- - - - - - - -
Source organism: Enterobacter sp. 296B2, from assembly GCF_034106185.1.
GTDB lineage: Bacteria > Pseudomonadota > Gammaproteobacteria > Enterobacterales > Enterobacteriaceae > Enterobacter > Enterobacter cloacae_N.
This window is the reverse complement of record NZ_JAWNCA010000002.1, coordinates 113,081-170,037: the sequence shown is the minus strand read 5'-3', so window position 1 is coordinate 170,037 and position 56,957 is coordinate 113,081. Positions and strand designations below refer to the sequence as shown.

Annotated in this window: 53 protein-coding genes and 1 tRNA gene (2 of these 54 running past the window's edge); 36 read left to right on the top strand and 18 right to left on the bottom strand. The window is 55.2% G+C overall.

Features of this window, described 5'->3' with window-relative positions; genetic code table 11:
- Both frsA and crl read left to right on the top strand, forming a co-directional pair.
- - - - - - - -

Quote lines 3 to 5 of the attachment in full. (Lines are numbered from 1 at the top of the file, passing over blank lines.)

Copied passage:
This window is the reverse complement of record NZ_JAWNCA010000002.1, coordinates 113,081-170,037: the sequence shown is the minus strand read 5'-3', so window position 1 is coordinate 170,037 and position 56,957 is coordinate 113,081. Positions and strand designations below refer to the sequence as shown.

Annotated in this window: 53 protein-coding genes and 1 tRNA gene (2 of these 54 running past the window's edge); 36 read left to right on the top strand and 18 right to left on the bottom strand. The window is 55.2% G+C overall.

Features of this window, described 5'->3' with window-relative positions; genetic code table 11: